Spring fishing from the shore

March 25, 2023

March is supposed to come in like a lion and go out like a lamb.  Well, if the rest of the month is like the first day of spring, that lamb will be frozen lamb chops. The low at my house on Monday morning was 24 degrees, and the water temperature at the Delaware Lightship Buoy was 44.8 degrees. Both are a long way from ideal for any type of fishing.

Sooner or later, the air and the water will warm up, and the fish will move within range of Delaware shore fishermen. Spring is prime time for those of us who fish from land, because this is when the shallow water close to shore will warm before the deeper water offshore begins to heat up. Flounder, shad, blues, stripers, and even red and black drum will be available from shore. All anglers have to do is figure out when, where and what bait to use.

Over the past few years I have had very good luck catching hickory shad at Indian River Inlet. I fish just under the inlet bridge on the northside. I use a Tsunami metal lure in the 1-1/2- to 2-ounce size with a shad dart tied about 8 to 10 inches behind. I like an incoming current and will cast into the rip and allow the rig to sink down before beginning my retrieve. I will retrieve the rig with a twitch-like action, pausing every so often. That is when the shad usually strikes.

Anglers are allowed 10 hickory shad a day. They are full of bones and the meat does not suit my taste, so I let them go.

Shad are in the same family as tarpon and will put up quite a fight when taken on light tackle. They like to jump clear of the water, and when they get sideways to the current, they can take drag.

Use a Tsunami Saltx 4000 reel with 20-pound braid on a Tsunami Air Wave Elite Series rod. This outfit will cast the shad rig well out into the rip and is light enough to give plenty of sport to the feisty shad.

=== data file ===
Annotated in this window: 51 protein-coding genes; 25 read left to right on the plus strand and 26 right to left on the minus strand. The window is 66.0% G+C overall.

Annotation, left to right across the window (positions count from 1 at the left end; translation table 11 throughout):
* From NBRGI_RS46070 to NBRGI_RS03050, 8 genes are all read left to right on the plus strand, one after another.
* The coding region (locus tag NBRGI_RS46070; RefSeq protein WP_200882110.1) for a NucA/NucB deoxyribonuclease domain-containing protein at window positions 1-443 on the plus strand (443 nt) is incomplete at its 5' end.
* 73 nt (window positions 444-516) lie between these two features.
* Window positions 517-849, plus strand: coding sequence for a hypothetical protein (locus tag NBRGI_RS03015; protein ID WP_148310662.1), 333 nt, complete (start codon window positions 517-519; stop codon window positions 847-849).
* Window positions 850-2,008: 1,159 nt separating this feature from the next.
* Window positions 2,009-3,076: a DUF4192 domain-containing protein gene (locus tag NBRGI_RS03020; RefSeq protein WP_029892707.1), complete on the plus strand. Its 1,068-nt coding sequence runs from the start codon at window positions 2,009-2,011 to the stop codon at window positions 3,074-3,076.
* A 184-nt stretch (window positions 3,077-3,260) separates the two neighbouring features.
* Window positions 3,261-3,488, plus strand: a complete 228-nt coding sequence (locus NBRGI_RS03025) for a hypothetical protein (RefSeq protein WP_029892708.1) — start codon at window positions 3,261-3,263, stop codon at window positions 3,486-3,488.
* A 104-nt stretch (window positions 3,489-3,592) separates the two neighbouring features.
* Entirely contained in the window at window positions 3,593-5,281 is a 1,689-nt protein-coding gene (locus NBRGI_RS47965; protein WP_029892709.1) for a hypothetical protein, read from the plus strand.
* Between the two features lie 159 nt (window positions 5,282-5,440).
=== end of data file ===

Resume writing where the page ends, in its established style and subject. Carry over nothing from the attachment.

Of course, the big prize at Indian River Inlet is the striped bass or rockfish. I wish I could tell you that I had caught a half-dozen 50-pounders there, but the truth is, while I have caught a fair number of rockfish out of the inlet, I doubt any of them would top 10 pounds.  Most of my stripers were caught casting bucktails or drifting sand fleas. While it is possible to catch a trophy using either of those techniques, you will stand a better chance using big plugs or live eels at night. Remember, any striped bass under 28 inches or over 35 inches must be released.

I have never been a fan of eeling. So, I have been collecting big plugs for several years and plan to attack the inlet with them as conditions dictate.

I will be looking for incoming water from dusk or just before daybreak. I will work the inlet from places that I think may attract big fish, and also the north and south pockets. I will also look for an east wind that may move bait to the inlet or the beach. I tried this last fall without success.

The Lewes-Rehoboth Canal is another location that is fishable from shore. While the canal is best fished from a boat, it is possible to catch flounder out of there from several shore locations.

If you can fish from the town dock, go there on outgoing water. Cast a bucktail baited with a live minnow or Gulp! twister tail as close as possible to a piling on the Savannah Road bridge. Retrieve the rig to keep a tight line so you can feel a flounder pick up the bait.

Use the same rig at the town park by the old boat ramp. Fan cast the canal to cover as much bottom as possible.

They are building a fishing pier where the old railroad bridge used to be. I have no idea when it will be done, but that should be a good location to fish from shore.

I do expect to see black drum at Broadkill Beach this spring. Peeler crab will be the best bait, and I would not be surprised to see some big striped bass there as well.

The fishing pier at Cape Henlopen State Park will be open soon, and that can be a red-hot fishing spot for everything from spot, croaker and flounder to striped bass and big bluefish. It is a great deal since you and the family can fish the whole day for only a $5 park admission.

  • Eric Burnley is a Delaware native who has fished and hunted the state from an early age. Since 1978 he has written countless articles about hunting and fishing in Delaware and elsewhere along the Atlantic Coast. He has been the regional editor for several publications and was the founding editor of the Mid-Atlantic Fisherman magazine. Eric is the author of three books: Surf Fishing the Atlantic Coast, The Ultimate Guide to Striped Bass Fishing and Fishing Saltwater Baits. He and his wife Barbara live near Milton, Delaware. Eric can be reached at

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